rank-2 vs. arbitrary rank types

Iavor Diatchki iavor.diatchki at gmail.com
Tue Feb 6 13:59:39 EST 2007


Thanks for the responses!  Here are my replies (if the email seems too
long please skip to the last 2 paragraphs)

Simon PJ says:
> Hmm.  To be consistent, then, you'd have to argue for rank-2 data constructors only,
> since rank-2 functions can be simulated in the way you describe.

I think that this is an entirely reasonable point in the design space.
 In fact, in the few situations where I have needed to use rank-2
types this has been sufficient.  However, there is nothing
inconsistent in allowing other constants besides constructors to have
rank-2 types.

Malcolm says:
> The same position could be used to argue against higher-order types.
> All higher-order programs can be reduced to first-order programs by
> firstification (encoding functional arguments as data values, which are
> then interpreted).  Yet most functional programmers agree that being
> able to write higher-order definitions directly is more convenient.

This is not an accurate comparison: in functional programs functions
are first class values, while in the rank-N (and rank-2) proposal type
schemes and simple types are different.  The rank-N proposal allows
programmers to treat type schemes as types in some situations but not
others (e.g., the function space type constructor is special).  For
example, in Haskell 98 we are used to be able to curry/uncurry
functions at will but this does not work with the rank-N extension:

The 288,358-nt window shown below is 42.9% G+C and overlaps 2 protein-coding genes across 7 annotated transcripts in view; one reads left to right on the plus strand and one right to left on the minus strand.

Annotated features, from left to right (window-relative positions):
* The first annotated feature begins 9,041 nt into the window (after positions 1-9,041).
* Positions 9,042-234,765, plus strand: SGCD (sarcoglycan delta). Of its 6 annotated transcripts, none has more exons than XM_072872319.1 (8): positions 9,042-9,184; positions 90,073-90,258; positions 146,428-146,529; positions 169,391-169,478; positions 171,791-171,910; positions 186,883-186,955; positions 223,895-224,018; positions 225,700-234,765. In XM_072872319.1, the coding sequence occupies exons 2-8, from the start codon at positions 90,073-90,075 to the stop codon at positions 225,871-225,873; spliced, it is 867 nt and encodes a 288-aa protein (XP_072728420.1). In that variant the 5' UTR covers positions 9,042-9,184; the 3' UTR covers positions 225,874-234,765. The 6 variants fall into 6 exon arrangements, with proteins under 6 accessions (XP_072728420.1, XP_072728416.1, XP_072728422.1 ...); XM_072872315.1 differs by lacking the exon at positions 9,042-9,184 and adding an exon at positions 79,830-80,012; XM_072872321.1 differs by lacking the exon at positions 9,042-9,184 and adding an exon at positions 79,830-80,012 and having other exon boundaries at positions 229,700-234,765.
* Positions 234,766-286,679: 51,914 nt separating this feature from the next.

> f :: (forall a. a -> a) -> Int -> Char  -- OK
> g :: (forall a. a -> a, Int) -> Char -- not OK

Your point is well taken though, that perhaps in other situations the
rank-N extension would be more convenient.  It would be nice to have
concrete examples, although I realize that perhaps the added
usefulness only comes up for more complex programs.

Andres says:
> Of course it's easier to define abbreviations for complex types,
> which is what "type" is for ... However, if you define new datatypes,
> you have to change your code, and applying dummy constructors everywhere
> doesn't make the code more readable ...

Perhaps we should switch from nominal to structural type equivalence
for Haskell' (just joking :-)  I am not sure what you mean by
"changing" the code: with both systems we have to change from the
usual Haskell style: for rank-N we have to write type signatures, if
we can, while in the rank-2 design we use data constructors for the
same purpose.  Note that in some situations we might not be able to
write a type signature, for example, if the type mentions a local

> f x = let g :: (forall a. a -> a) -> (Char,?)
>           g h = (h 'a', h x)
>       in ...

Of course, we could also require some kind of scoped type variables
extension but this is not very orthogonal and (as far as I recall)
there are quite a few choice of how to do that as well...

Anyways, it seems that most people are in favor of the rank-N
proposal.  How to proceed?  I suggest that we wait a little longer to
see if any more comments come in and then if I am still the only
supporter for rank-2 we should be democratic and go with rank-N :-)
If anyone has pros and cons for either proposal (I find examples very
useful!) please post them.

I guess another important point is to make sure that when we pick a
design, then we have at least one (current) implementation that
supports it (ideally, all implementations would eventually).  Could we
get a heads up from implementors about the the current status and
future plans in this area of the type checker?


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